Gulf Floodwaters Still Pose Health Risks

Threats include bacteria and chemical pollutants, U.S. experts say

WEDNESDAY, Sept. 14, 2005 (HealthDayNews) -- As the death toll from Hurricane Katrina surged past 650 on Tuesday, federal officials said floodwaters in the devastated Gulf Coast region remain contaminated with E. coli and other bacteria, high levels of lead, oil products and other dangerous chemicals.

Drinking water must be boiled. And land is also contaminated with debris that runs the gamut from toxic waste to tree limbs, EPA Administrator Stephen L. Johnson said at a news conference.

"We continue to sample the flood water," Johnson said. "We are seeing a range of chemicals from 24D barium, chromium, copper, sodium and iron."

"This is one of the biggest environmental challenges in our agency's history. Since we haven't seen anything of this scale before, it's hard to make specific predictions," said Eryn Witcher, an EPA spokeswoman. The agency's top priority is a quick cleanup that protects people's health, she told the Associated Press.

The death toll continues to climb in the flood-ravaged Gulf Coast, with Louisiana's count rising to 423 after the discovery of the bodies of 34 elderly patients -- presumed drowned -- at a Chalmette nursing home.

Proprietors Salvador and Mable Mangano now face homicide charges for the deaths, with authorities claiming they did not heed warnings to evacuate their patients as Katrina came ashore Aug. 29. The two reportedly also turned down an offer of evacuation help from St. Bernard Parish officials.

Johnson noted that drinking water systems throughout the region are still not working properly. "In some cases, they are not working because there is no electricity," he said. "In other cases, such as New Orleans, they are operating, but there are 'boil-water advisories' because the water is unsafe."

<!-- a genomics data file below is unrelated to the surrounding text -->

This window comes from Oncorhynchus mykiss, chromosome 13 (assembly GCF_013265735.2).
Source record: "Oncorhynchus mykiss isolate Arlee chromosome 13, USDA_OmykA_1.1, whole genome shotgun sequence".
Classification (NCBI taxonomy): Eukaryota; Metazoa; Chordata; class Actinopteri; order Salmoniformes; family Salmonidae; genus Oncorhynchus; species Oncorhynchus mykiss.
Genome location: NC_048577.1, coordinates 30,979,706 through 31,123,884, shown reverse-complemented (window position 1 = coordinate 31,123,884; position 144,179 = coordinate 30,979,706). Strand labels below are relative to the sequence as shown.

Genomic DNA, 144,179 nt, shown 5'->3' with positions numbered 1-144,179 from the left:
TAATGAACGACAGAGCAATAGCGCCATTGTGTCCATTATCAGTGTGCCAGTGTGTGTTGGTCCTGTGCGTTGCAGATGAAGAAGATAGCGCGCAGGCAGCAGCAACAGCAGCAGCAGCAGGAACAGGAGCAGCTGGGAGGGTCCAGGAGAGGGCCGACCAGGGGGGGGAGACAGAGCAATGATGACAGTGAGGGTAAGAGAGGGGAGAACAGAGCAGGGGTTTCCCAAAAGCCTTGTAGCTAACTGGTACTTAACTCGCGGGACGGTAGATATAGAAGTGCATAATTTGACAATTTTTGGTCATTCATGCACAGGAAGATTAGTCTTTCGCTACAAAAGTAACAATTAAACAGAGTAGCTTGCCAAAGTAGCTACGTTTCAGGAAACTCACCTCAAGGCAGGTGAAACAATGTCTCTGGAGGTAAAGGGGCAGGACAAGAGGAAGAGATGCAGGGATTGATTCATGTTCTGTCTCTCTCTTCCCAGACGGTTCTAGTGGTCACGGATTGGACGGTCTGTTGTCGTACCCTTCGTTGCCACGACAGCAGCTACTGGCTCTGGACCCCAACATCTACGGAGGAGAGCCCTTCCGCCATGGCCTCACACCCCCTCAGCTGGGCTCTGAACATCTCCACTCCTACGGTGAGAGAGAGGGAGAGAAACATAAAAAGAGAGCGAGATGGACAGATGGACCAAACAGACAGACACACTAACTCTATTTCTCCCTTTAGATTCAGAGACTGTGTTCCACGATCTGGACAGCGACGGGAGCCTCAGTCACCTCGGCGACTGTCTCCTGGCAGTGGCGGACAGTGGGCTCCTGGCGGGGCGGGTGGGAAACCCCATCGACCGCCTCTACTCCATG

Young children are most susceptible to illness because their immune systems are still developing. But, the EPA said the amount of chemicals found in the water would pose a risk to children only if a child were to drink a liter of floodwater a day, the AP said.

Nonetheless, officials from the EPA and the federal Centers for Disease Control and Prevention strongly urged people not to wade in or drink standing water. If contact can't be avoided, soap and water to clean exposed areas should be used, the news service said.

Waste-treatment facilities remain crippled, Johnson said, with many systems in Louisiana and Mississippi not operating, he said.

"Drinking water systems need attention," Johnson said. "Waste-water systems need attention. We are on the scene trying to help state and local communities bring them back up."

The EPA and state authorities are also testing the water in the Mississippi River and Lake Pontchartrain. To prevent further contamination from oil and gasoline and other pollutants, the EPA has placed booms in these and other waterways where floodwater is draining.

In terms of the land, Johnson said there is an enormous amount of debris. "The kind of debris we are seeing ranges from trees to hazardous materials," he said. "We have recovered over 5,000 orphan containers that range from gas cylinders to medical waste disposal drums."

Another problem is the sediment left behind by flooding, he said.

"We have begun to sample the sediment from New Orleans," Johnson said. "We don't have any results yet. Our labs have had difficulty doing the analysis because the sediment samples are so laden with petroleum products -- it is hard to get those products out of the sediment so that you can look for other chemicals or bacteria."

Johnson also noted that hazardous waste and superfund sites -- uncontrolled or abandoned places where hazardous waste is located -- were disrupted by the hurricane. "We are now looking at what steps to take to assure the public that these sites have not been compromised. One superfund site remains underwater."

The EPA has also received numerous reports of chemical odors and oil spills. "There have been five oil spills in New Orleans to date," Johnson said.

So far, air sampling has not detected any serious chemical or radioactive releases, he said, adding that the EPA will continue to work with state and local agencies to monitor environmental conditions.

More information

The EPA can tell you more about environmental testing in the hurricane affected areas.

SOURCES: Sept. 14, 2005, press briefing, Stephen L. Johnson, Environmental Protection Agency administrator; the Associated Press
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